@Art and Noel: Thanks for the kind words. I’m fortunate to be tapped into a network of very smart people who are willing to share what they know with the investing public.
@Al M: You’re totally right—a lot of this stuff is “inside baseball,” and as I wrote to JAH above, investors should feel free to ignore whatever they think is too esoteric. You certainly don’t have to absorb all of this to be a successful index investor, but as Art would say, sometimes a little “Geekapalooza” is fun.
The irony is that my next post will be part of the Blog for Financial Literacy campaign, in which bloggers are invited to share one simple tip to help the average Canadian. I promise not to suggest that investors learn how to do Fama-French three-factor regressions. :)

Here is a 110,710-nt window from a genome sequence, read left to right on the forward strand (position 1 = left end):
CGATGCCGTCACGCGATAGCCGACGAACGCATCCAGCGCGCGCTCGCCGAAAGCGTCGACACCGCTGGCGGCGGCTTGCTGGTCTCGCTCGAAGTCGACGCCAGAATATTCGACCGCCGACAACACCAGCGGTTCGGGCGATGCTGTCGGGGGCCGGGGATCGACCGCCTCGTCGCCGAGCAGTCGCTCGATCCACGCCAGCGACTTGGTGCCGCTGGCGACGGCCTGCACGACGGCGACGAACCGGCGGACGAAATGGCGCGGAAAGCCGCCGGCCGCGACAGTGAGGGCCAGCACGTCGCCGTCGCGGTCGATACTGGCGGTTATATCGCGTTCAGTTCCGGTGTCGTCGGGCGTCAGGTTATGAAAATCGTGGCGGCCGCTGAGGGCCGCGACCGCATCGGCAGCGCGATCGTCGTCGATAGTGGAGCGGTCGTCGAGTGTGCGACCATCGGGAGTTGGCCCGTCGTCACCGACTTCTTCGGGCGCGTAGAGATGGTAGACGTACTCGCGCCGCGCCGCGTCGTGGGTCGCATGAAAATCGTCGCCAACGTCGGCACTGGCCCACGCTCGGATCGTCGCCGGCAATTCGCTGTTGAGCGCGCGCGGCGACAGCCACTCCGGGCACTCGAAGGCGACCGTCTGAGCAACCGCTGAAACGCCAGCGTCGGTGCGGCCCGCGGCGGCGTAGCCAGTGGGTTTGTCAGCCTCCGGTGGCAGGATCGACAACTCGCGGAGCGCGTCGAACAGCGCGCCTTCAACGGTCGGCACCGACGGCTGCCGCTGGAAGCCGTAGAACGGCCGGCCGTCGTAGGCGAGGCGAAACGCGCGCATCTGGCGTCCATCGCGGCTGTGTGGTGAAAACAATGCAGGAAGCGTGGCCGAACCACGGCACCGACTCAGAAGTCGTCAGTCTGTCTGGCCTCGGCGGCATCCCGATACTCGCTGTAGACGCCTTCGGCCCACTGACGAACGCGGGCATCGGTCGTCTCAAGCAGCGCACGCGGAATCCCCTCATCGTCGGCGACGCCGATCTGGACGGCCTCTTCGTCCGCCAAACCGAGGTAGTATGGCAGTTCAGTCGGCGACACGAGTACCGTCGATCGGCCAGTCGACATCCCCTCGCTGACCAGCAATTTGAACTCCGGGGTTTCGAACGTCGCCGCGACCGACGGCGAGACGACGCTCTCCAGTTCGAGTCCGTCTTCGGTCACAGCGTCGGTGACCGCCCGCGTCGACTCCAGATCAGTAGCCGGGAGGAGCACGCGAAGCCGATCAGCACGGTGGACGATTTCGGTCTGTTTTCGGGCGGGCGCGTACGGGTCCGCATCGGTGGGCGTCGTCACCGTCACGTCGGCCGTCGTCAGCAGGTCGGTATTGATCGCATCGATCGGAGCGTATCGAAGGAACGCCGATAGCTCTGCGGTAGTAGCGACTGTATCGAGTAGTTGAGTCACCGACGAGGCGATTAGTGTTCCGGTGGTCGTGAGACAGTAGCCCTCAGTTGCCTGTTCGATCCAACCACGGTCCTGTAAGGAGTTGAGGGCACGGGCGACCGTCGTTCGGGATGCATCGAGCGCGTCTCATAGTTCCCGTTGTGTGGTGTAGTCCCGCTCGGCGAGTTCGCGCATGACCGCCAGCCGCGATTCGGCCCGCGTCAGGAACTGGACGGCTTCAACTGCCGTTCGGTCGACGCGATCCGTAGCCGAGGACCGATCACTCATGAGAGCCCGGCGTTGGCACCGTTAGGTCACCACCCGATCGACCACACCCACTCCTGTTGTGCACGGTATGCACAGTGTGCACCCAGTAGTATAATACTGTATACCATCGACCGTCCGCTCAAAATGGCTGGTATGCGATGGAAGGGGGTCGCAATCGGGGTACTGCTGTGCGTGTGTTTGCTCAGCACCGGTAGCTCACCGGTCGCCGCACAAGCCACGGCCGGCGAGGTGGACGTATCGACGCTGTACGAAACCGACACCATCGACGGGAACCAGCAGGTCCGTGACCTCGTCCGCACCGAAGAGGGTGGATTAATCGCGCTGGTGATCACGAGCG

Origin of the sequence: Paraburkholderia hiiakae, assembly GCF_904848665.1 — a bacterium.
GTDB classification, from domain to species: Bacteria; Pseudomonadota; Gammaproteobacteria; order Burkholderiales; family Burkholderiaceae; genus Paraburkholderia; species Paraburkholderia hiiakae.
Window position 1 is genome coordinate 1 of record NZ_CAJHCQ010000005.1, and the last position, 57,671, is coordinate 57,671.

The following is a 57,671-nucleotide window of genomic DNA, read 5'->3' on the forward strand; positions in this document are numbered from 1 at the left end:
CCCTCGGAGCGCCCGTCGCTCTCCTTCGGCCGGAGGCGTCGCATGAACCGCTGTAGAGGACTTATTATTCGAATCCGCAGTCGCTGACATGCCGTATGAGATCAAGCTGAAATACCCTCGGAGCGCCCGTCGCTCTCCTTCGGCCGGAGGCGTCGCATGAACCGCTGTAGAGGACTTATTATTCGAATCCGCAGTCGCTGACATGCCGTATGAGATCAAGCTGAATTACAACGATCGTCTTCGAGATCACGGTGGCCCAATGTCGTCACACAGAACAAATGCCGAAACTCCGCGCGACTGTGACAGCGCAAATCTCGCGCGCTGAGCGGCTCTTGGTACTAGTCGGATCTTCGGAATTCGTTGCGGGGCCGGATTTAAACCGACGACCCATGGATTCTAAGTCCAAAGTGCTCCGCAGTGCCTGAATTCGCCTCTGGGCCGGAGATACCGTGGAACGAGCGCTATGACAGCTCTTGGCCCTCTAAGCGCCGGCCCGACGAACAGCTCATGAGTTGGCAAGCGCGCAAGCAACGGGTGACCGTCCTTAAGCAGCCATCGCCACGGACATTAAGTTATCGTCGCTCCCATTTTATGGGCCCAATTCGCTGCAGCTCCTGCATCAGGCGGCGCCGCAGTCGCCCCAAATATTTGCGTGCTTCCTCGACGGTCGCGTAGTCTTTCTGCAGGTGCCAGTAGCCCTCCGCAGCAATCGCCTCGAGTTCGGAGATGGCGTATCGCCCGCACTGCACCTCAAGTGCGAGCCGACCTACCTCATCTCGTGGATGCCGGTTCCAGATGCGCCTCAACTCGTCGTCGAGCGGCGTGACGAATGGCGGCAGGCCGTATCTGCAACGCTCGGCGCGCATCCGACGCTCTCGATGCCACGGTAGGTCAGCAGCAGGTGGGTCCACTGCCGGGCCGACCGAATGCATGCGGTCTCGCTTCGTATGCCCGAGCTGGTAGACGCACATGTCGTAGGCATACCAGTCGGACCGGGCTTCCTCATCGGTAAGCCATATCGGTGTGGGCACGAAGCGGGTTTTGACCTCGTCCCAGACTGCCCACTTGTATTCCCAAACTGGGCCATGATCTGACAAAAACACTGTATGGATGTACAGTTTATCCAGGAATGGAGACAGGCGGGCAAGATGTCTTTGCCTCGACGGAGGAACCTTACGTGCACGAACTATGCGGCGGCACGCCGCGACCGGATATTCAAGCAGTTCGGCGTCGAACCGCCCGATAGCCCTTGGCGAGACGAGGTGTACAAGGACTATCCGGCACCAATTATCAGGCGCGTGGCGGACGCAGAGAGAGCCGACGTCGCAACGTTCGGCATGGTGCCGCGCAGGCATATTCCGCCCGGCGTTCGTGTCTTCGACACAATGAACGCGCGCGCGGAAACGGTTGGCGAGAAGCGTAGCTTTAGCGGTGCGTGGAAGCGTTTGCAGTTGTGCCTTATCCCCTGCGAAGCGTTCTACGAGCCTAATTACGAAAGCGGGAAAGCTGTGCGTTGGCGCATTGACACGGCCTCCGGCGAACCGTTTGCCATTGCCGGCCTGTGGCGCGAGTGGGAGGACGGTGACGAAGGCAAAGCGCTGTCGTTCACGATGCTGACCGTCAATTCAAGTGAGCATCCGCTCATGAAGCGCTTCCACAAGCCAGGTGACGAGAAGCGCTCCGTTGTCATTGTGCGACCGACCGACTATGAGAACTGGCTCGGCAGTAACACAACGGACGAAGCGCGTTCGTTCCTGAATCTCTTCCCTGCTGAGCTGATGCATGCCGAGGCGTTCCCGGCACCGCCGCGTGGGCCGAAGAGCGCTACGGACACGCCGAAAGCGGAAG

@ Noel November 13, 2012 at 5:48 pm
I second your comment.
Keep up the good work Dan :)
The main reason why DIY investors enjoy CCP is that not only did he teach us how to build low-cost portfolios with broad-based ETFs but also how to say bye-bye to financial advisors and their mutual funds. :-)
Excellent post and comments. Unlike some publications I read, these comments are well written and everyone’s point of view gets treated with openess and respect. It is good for us DIY enthusiasts to get exposure to new ideas and then discuss them.
My own groundbreaking and influential (to me at least) capital-limited efficient market hypothesis states that if they really have found a flaw in the market, then they have just eliminated it by telling the market about it.
@Patrick: hey, self, don’t you know Dan said exactly this just a few days ago? Sheesh.